More than 300,000 Argentines took to the streets of Buenos Aires recently to protest the administration of President Cristina Fernandez de Kirchner. It was the second major protest in two months against high levels of crime and inflation.
Asian equities followed euro zone and U.S. equities lower on disappointment at no action from the European Central Bank. Emerging markets titan China bucked the trend as the regulator reduced equity trading fees as part of the central bank’s commitment to stabilize economic growth. The move helped renew speculation China’s central bank will step in and provide stimulus soon.
Strong talk by ECB President Mario Draghi and a better than expected 2nd quarter GDP report in the United States pushed developed and emerging markets up strongly last week.
A recent leading economic indicator, published by Torcuato Di Tella University, put odds of a recession in the Argentine economy at 95% for a second consecutive month. Over the last 18 years, the indicator has forecasted recessions 4.3 months in advance and growth periods 2.7 months in advance.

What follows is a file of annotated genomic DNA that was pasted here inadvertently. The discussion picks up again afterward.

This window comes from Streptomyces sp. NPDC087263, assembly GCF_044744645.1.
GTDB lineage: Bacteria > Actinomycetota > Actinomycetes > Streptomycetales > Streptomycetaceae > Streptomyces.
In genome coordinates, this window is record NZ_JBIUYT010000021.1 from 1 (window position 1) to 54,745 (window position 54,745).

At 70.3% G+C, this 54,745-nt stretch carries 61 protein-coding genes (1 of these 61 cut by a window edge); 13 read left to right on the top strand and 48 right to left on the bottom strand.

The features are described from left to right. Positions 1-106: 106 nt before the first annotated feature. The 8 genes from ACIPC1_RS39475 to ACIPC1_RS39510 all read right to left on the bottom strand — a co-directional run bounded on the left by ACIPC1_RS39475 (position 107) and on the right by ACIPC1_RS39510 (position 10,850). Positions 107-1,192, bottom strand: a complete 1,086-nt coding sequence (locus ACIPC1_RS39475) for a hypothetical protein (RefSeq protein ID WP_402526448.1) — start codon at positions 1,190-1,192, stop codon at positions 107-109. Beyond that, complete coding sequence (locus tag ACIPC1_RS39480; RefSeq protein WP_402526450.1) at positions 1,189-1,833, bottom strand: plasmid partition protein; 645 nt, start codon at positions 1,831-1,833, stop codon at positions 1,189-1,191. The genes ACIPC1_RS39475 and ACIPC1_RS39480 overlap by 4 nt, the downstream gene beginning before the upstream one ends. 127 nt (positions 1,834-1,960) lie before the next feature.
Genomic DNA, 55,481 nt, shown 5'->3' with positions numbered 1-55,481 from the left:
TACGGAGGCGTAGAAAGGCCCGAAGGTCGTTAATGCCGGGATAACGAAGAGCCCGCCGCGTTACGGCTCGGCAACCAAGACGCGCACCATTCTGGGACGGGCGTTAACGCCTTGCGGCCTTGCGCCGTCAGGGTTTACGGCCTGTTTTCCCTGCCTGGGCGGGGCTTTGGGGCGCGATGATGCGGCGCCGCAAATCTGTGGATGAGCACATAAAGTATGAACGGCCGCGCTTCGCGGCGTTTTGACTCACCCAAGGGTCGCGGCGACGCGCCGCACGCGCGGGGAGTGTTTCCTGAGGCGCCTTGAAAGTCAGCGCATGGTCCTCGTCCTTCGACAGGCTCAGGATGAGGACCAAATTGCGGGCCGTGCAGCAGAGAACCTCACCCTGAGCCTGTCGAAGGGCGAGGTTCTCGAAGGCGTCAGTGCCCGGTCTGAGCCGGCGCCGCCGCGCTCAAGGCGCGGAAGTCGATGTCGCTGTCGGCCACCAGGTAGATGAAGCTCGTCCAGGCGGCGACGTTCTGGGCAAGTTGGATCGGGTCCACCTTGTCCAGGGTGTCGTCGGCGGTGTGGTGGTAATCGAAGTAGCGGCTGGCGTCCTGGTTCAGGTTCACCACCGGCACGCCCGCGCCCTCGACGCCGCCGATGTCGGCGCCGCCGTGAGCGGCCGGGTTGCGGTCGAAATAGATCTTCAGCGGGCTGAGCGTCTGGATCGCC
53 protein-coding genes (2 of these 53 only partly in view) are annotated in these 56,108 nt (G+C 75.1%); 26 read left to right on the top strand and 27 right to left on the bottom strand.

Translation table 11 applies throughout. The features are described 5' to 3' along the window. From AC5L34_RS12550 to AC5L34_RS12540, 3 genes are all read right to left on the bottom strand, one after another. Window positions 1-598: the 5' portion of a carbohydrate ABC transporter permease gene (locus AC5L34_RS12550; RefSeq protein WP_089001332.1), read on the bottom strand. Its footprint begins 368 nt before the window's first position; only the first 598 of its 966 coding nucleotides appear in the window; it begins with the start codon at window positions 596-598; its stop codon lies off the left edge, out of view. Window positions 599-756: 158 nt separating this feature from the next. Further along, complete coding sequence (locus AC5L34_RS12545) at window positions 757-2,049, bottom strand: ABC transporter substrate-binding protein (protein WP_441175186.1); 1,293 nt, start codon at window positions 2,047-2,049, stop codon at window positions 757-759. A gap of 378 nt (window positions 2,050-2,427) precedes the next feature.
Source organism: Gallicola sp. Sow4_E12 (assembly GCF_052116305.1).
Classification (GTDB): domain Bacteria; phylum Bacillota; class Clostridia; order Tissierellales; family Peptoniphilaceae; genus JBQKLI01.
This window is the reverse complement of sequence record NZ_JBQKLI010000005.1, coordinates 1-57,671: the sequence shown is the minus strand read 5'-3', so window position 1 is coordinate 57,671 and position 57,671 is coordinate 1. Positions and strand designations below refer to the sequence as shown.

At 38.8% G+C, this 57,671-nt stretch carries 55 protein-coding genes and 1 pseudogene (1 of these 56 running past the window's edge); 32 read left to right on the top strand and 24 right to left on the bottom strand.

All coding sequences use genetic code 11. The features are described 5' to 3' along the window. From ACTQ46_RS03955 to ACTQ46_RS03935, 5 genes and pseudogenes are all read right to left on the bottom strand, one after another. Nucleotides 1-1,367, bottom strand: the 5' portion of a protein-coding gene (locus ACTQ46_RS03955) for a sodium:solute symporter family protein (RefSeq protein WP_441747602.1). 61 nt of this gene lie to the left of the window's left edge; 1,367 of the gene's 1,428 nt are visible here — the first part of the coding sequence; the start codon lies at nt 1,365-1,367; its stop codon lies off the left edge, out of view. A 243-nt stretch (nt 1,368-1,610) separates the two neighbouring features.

The wait may be over for a formalization of the 130-billion-euro aid package for Greece to avoid a default in March. Bloomberg reports on Saturday that the Greek government has found the additional cuts to bring spending down to $427 million, a requirement led by Germany as part of further aid.
The battle for control of one of Brazil’s biggest steel makers is heating up as Japanese interests are reportedly mulling the purchase of $2.9 billion worth of Usiminas stock.
Global miners that call Peru home or at least earn a significant chunk of their earnings there have taken a huge hit after the election.
Argentina is a great market for U.S. retail investors, with over a dozen fairly liquid ADRs with direct or indirect exposure. You can play this resurgent Latin powerhouse.